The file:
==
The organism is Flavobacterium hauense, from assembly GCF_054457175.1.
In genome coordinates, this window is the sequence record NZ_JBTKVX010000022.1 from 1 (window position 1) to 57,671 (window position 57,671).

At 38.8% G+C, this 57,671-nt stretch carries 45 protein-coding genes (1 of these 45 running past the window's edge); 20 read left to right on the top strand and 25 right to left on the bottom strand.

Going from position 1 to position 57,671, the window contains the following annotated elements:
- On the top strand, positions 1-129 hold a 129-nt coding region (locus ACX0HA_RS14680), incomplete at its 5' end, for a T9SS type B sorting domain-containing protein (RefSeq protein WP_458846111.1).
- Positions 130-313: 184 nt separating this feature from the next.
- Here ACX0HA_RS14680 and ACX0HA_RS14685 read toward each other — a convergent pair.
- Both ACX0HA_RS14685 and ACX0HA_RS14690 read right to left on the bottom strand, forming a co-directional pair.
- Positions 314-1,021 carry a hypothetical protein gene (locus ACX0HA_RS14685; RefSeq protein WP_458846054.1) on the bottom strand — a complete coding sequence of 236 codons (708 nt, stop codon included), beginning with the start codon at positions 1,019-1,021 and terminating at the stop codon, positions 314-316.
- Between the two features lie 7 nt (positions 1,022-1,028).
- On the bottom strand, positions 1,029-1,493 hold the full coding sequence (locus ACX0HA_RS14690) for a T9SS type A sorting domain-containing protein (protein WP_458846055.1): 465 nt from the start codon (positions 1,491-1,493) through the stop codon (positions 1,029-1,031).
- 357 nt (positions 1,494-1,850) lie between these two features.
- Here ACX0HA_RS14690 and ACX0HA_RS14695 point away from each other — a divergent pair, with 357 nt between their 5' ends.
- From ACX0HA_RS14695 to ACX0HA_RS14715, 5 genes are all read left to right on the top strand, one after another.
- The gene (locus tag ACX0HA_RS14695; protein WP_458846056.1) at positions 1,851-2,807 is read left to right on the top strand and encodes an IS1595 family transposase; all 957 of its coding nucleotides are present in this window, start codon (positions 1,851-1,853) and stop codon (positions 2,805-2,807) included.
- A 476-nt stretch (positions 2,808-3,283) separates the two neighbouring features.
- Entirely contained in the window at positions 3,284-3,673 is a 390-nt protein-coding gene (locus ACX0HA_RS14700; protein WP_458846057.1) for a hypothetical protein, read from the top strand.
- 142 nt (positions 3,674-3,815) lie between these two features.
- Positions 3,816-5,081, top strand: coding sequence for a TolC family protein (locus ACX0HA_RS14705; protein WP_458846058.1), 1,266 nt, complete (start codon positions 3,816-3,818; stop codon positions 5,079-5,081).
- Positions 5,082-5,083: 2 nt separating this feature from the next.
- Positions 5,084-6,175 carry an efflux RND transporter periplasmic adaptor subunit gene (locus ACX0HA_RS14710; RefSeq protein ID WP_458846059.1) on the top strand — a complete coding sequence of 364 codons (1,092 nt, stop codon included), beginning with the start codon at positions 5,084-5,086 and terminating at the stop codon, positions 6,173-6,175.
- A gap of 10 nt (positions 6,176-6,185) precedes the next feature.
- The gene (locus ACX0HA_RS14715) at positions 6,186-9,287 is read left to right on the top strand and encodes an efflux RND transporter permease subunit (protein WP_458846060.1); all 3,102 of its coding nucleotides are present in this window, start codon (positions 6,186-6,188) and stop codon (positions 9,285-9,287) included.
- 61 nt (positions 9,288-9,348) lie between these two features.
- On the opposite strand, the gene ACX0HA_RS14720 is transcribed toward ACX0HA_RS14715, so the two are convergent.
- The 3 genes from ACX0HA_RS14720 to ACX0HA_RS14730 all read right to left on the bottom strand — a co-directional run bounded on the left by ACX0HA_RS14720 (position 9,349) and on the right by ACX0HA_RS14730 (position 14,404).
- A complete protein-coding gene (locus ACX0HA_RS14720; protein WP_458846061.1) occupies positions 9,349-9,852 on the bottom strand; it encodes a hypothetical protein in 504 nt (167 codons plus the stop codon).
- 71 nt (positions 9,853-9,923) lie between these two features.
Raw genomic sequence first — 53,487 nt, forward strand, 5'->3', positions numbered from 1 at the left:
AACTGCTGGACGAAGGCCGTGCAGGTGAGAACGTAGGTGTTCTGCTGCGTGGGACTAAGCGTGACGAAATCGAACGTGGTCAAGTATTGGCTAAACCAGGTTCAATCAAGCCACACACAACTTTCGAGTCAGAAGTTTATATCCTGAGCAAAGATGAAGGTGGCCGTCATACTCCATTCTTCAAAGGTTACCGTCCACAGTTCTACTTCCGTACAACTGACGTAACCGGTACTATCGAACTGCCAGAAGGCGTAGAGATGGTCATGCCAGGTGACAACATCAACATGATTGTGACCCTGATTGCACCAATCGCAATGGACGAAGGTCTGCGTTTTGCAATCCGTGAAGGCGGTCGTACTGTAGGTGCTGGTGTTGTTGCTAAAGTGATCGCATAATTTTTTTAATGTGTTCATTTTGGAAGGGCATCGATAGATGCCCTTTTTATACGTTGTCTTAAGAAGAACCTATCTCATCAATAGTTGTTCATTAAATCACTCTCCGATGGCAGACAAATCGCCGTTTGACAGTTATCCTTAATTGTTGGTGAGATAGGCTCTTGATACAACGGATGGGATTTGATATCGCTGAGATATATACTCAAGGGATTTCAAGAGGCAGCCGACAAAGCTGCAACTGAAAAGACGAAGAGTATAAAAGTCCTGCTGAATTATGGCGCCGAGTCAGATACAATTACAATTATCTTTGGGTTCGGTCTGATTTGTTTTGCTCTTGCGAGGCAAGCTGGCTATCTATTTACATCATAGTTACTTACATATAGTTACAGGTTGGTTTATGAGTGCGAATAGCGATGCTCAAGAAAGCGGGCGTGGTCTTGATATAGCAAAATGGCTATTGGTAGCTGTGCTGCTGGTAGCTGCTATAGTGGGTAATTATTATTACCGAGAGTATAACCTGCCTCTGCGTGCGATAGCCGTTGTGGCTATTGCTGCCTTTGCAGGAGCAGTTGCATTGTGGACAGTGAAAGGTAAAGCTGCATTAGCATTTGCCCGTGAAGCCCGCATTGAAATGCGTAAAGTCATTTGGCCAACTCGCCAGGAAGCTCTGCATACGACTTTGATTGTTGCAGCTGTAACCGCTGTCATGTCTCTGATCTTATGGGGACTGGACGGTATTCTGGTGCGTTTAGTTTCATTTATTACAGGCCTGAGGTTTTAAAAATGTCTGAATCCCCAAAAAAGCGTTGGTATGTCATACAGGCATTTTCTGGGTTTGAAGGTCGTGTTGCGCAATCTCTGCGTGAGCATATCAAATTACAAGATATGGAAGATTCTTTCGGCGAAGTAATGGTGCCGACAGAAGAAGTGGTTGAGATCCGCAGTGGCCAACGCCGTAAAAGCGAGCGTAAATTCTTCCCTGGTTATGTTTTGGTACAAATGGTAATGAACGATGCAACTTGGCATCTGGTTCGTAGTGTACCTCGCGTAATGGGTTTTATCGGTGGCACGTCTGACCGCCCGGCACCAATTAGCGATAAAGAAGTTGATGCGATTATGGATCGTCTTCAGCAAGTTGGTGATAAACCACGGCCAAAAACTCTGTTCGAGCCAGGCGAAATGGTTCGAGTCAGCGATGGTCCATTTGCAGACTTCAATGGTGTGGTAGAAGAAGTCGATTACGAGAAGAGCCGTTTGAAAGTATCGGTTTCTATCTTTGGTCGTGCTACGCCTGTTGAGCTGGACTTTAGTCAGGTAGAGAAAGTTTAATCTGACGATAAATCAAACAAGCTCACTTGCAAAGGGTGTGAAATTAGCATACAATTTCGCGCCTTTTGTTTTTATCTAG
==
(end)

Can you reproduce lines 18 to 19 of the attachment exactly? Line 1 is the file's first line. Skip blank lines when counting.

- 142 nt (positions 3,674-3,815) lie between these two features.
- Positions 3,816-5,081, top strand: coding sequence for a TolC family protein (locus ACX0HA_RS14705; protein WP_458846058.1), 1,266 nt, complete (start codon positions 3,816-3,818; stop codon positions 5,079-5,081).